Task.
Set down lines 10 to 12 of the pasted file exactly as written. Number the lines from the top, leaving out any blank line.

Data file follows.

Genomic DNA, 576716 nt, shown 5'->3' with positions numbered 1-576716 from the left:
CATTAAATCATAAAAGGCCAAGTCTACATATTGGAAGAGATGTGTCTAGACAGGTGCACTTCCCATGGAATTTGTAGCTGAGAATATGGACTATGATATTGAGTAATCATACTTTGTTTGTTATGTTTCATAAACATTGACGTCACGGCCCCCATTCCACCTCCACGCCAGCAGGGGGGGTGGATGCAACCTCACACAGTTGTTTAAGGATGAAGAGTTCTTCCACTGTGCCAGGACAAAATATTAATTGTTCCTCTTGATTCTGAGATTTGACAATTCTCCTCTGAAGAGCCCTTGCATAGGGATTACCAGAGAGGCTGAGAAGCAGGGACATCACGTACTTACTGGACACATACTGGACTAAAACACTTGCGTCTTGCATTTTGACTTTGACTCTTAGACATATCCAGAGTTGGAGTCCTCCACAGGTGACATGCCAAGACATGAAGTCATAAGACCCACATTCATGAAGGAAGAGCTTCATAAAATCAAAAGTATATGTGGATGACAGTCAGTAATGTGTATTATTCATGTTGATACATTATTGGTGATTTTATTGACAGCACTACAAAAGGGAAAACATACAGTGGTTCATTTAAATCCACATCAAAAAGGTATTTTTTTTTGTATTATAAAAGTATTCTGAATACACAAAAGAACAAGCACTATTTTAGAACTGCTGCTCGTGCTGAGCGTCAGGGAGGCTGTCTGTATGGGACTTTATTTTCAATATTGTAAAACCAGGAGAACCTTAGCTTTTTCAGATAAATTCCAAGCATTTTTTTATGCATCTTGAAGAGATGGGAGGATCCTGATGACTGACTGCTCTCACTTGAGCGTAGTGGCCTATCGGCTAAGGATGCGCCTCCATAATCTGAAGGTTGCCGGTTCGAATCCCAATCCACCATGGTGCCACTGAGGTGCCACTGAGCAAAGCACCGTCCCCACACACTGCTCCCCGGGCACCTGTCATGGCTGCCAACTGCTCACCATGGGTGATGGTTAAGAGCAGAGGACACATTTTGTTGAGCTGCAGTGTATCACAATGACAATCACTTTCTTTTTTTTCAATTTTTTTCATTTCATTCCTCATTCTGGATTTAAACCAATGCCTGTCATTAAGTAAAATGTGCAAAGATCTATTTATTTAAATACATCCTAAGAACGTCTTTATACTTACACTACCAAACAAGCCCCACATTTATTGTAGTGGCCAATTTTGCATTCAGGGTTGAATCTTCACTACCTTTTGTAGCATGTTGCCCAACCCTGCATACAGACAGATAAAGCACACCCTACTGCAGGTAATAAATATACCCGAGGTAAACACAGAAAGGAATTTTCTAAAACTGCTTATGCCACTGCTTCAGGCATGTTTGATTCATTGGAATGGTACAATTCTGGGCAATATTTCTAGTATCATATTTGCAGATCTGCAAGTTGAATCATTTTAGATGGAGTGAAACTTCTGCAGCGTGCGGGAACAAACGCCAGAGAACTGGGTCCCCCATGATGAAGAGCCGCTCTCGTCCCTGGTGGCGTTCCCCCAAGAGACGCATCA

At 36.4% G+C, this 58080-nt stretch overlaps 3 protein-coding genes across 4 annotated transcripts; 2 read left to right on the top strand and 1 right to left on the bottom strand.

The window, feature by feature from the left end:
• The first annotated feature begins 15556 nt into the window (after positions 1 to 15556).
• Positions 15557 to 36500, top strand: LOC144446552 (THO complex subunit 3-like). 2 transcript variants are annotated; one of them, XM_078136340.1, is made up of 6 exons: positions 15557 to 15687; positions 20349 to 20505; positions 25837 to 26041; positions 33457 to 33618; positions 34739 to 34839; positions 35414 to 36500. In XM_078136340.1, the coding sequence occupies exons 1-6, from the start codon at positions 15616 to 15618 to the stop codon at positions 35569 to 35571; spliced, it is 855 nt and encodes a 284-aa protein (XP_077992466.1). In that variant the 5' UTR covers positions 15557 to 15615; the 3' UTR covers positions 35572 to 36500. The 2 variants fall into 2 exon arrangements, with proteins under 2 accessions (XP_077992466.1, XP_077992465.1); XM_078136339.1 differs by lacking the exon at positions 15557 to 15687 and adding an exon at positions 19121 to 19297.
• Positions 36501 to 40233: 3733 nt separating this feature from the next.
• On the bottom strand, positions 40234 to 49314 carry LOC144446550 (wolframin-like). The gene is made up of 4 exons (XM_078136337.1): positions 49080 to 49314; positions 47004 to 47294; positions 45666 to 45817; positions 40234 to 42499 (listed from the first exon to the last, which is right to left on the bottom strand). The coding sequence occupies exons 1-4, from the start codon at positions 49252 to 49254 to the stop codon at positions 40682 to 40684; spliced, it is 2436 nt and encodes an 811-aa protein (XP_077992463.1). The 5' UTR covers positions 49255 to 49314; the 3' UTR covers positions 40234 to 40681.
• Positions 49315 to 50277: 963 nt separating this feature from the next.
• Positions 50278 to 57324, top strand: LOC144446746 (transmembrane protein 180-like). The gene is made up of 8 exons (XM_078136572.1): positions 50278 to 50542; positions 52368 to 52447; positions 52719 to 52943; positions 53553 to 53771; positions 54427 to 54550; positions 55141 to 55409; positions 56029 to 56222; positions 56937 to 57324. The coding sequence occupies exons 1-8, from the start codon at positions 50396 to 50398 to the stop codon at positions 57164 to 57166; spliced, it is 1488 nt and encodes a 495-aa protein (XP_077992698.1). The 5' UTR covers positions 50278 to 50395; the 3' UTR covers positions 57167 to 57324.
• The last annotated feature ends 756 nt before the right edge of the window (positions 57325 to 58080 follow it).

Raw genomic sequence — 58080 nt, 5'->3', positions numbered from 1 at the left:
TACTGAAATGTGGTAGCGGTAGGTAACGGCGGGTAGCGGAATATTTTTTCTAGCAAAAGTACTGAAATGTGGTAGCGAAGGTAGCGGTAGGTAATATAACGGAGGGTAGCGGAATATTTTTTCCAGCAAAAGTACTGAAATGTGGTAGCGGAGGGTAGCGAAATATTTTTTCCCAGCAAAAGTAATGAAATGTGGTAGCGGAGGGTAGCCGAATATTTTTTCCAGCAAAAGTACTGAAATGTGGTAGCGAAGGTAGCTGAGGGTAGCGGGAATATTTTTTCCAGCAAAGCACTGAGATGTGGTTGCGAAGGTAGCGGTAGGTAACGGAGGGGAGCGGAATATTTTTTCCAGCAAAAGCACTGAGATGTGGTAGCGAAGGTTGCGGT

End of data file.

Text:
• Positions 50278 to 57324, top strand: LOC144446746 (transmembrane protein 180-like). The gene is made up of 8 exons (XM_078136572.1): positions 50278 to 50542; positions 52368 to 52447; positions 52719 to 52943; positions 53553 to 53771; positions 54427 to 54550; positions 55141 to 55409; positions 56029 to 56222; positions 56937 to 57324. The coding sequence occupies exons 1-8, from the start codon at positions 50396 to 50398 to the stop codon at positions 57164 to 57166; spliced, it is 1488 nt and encodes a 495-aa protein (XP_077992698.1). The 5' UTR covers positions 50278 to 50395; the 3' UTR covers positions 57167 to 57324.
• The last annotated feature ends 756 nt before the right edge of the window (positions 57325 to 58080 follow it).

Raw genomic sequence — 58080 nt, 5'->3', positions numbered from 1 at the left: